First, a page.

If the Mother is non-immune and exposure occurred less than 6 days earlier, discuss use of immunoglobulin with the team caring for that patient
Premature infants <28 weeks gestation should be considered non-immune irrespective of maternal immune status.
NHIG dosing for Measles post-exposure prophylaxis
According to the New Zealand Blood Service, the level of measles-specific antibody in NHIG is lower than recommended (between 14-16 IU/ml). This is lower than the concentration recommended by the British Pharmacopoeia (50IU/ml). The current MedSafe-approved datasheet for NHIG recommends a dose of 0.2mL/kg for measles post exposure prophylaxis. However, because of the low concentrations of Measles-specific antibody in NHIG at the present time, new doses of NHIG are recommended below. These doses are likely to be amended following further testing of the level of measles-specific antibody in NHIG.
IVIG Dosing for Measles post-exposure prophylaxis
IVIG (Intragam®P) can be considered for immune suppressed measles contacts (who may for example have a central venous catheter) or in patients who require large doses.
The recommended dose of intravenous immunoglobulin is 0.15g/Kg.
See the revised guidance from the Health Protection Agency for further information:
If there are further queries can be directed to the New Zealand Blood Service medical team via the district health board blood bank.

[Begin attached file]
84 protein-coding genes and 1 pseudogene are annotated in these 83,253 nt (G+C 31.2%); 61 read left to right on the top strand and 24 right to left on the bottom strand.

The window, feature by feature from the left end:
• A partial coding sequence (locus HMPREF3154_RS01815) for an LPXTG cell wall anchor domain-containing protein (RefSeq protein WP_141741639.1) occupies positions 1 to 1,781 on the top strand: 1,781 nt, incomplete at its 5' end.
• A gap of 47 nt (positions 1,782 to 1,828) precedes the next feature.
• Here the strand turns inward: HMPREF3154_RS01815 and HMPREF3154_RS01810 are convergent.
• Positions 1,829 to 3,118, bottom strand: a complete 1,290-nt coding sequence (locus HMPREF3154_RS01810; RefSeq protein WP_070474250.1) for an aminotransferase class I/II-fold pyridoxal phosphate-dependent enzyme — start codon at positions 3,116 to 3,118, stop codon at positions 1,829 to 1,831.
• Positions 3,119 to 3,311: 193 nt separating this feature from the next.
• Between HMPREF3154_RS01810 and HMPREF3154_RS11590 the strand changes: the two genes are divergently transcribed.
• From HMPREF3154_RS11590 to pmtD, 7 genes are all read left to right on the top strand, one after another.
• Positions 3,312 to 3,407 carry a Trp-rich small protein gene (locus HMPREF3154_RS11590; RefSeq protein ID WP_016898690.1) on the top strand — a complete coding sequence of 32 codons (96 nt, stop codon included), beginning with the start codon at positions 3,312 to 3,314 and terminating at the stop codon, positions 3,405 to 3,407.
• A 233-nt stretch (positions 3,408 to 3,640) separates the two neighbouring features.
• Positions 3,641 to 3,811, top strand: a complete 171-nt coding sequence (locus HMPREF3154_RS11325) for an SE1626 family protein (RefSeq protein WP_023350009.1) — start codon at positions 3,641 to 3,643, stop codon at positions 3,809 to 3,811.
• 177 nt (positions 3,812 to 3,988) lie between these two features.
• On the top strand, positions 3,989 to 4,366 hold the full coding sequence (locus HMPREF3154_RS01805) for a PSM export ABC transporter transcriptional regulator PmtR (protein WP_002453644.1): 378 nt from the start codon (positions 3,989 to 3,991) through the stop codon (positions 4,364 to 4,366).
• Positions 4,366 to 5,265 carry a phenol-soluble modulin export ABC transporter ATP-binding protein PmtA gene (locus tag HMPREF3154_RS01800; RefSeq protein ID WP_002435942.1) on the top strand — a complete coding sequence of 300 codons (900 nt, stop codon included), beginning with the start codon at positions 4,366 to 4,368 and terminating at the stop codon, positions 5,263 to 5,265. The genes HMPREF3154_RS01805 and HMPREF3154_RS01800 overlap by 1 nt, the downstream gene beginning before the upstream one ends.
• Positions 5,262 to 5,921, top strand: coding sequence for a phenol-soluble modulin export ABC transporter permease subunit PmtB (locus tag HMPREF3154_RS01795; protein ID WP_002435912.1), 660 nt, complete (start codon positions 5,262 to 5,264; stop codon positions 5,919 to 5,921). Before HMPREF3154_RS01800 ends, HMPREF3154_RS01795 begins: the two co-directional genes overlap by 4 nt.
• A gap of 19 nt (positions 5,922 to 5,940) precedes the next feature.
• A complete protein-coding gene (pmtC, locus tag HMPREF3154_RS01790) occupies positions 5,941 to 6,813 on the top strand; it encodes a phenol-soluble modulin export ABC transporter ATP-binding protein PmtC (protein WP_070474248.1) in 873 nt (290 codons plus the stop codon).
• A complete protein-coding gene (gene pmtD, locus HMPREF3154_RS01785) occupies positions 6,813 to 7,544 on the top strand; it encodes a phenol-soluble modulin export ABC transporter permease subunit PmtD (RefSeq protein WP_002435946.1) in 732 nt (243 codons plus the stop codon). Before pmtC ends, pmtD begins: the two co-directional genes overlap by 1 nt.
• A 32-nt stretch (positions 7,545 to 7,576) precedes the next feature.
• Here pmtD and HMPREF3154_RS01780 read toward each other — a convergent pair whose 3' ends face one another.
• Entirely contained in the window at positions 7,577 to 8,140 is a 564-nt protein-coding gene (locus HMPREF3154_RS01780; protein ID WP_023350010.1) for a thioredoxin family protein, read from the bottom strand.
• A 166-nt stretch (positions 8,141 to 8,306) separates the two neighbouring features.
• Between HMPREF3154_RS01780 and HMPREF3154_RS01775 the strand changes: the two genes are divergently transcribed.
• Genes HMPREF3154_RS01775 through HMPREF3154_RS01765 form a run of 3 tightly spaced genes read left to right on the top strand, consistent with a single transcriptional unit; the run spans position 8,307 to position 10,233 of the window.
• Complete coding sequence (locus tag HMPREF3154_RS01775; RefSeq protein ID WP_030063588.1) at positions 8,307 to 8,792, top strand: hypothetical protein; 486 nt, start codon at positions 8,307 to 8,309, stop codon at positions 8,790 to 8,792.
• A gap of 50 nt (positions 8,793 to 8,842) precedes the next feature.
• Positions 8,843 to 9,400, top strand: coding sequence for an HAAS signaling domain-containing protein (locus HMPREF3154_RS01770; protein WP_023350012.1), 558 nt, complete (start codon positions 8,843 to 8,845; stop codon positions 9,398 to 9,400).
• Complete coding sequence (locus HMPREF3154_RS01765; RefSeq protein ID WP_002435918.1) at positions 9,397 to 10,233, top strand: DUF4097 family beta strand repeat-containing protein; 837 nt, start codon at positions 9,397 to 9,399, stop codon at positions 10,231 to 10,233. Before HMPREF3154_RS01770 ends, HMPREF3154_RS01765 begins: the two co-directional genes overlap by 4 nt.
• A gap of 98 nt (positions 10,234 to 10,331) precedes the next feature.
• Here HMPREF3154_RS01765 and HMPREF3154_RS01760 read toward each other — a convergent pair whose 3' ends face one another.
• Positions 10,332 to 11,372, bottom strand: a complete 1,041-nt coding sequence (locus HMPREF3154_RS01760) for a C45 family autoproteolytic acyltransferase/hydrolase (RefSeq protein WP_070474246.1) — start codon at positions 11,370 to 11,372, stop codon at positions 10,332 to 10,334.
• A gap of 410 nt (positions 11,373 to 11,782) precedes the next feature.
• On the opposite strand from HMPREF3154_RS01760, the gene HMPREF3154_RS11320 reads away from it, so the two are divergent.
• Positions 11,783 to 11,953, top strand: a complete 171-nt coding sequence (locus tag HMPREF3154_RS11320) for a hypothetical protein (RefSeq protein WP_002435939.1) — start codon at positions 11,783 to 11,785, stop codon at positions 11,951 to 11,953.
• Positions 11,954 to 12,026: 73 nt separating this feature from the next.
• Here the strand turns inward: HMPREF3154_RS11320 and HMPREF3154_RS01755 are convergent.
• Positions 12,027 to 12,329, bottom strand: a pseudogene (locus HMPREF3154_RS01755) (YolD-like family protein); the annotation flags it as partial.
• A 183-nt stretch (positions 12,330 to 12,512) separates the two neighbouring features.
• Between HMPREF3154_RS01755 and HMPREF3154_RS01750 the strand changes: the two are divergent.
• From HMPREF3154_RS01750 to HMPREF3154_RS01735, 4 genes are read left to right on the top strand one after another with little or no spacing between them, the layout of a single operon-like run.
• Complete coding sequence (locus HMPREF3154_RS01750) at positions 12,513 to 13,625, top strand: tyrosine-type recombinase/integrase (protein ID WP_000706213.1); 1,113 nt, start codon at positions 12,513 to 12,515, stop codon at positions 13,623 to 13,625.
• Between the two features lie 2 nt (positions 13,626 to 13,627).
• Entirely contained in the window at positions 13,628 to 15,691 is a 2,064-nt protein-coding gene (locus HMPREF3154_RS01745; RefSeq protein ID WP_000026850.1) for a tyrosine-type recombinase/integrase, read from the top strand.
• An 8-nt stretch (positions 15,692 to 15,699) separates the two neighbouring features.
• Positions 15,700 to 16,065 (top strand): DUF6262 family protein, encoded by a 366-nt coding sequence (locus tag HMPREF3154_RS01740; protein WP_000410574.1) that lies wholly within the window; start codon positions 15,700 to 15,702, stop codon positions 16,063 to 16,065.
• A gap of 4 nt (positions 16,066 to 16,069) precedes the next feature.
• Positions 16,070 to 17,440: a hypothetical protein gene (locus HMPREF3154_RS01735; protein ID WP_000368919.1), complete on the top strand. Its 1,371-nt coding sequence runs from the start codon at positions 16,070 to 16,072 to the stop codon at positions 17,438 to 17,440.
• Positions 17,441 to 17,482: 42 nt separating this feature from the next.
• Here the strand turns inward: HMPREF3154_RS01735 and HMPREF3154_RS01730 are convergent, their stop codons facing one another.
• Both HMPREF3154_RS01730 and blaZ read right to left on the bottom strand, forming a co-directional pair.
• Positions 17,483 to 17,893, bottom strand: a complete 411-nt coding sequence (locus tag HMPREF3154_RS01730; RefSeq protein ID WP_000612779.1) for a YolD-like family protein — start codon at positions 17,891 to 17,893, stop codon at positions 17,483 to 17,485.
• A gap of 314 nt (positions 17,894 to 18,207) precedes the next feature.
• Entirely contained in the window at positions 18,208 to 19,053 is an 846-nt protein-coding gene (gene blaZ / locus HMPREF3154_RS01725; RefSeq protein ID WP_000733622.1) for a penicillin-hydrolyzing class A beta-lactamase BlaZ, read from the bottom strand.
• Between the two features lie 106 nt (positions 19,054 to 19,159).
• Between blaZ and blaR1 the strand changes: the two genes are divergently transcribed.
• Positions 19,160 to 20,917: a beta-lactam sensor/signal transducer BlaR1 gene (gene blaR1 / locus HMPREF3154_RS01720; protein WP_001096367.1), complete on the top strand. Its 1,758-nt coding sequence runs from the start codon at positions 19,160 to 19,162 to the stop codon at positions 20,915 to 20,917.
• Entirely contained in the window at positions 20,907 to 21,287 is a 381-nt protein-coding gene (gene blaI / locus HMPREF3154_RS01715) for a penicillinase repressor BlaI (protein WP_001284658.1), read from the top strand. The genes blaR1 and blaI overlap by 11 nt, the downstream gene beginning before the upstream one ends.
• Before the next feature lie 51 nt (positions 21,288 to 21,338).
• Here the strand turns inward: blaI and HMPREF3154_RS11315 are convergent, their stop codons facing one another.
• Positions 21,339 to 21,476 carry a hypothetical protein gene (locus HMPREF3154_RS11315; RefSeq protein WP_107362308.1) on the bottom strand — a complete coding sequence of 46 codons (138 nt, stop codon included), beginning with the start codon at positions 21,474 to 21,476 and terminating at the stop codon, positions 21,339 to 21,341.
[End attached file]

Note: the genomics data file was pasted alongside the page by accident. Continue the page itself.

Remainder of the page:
NOTE – If patient is immunocompromised, refer also to Appendix 3.
The following is adapted from  UK guidelines updated May 2009 – full reference available at http://www.hpa.org.uk/web/HPAwebFILE/HPAweb_C/1238565307587
All immunocompromised patients are at risk of severe measles and should be considered for post-exposure prophylaxis with NHIG or IVIG following exposure to measles. However some patients with immunosuppression will have immunity due to past infection or vaccination and measurable levels of measles-specific serum IgG. For patients with severe defects of cell mediated immunity passive immunoglobulin may be indicated even in the presence of measurable antibody.
Group A: These patients may have developed an adequate response to vaccination or measles during childhood therefore their measles status needs to be established prior to exposure (for example at the next out-patient appointment) so that post-exposure prophylaxis can be informed.
This group includes most patients with immunosuppression and is listed below:
For those with unknown status at the time of exposure, management is on the basis of vaccine history and where possible, rapid antibody testing. If measles IgG is negative or unknown Group A should receive immunoprophylaxis with NHIG or IVIG as outlined earlier.
Group B: This group includes patients who are unlikely to have developed or to maintain adequate antibody levels from past exposure or vaccination. This group would include:
It is recommended that, unless already on replacement immunoglobulin therapy, Group B patients should receive immunoglobulin
Use of vitamin A in children with acute measles infection
The World Health Organization currently recommends vitamin A for all children with acute measles, regardless of their country of residence. Vitamin A for treatment of measles is administered once daily for 2 days at the following doses:
All hospitalised children with measles should be given Vitamin A and available formulations require Paediatric Pharmacy input.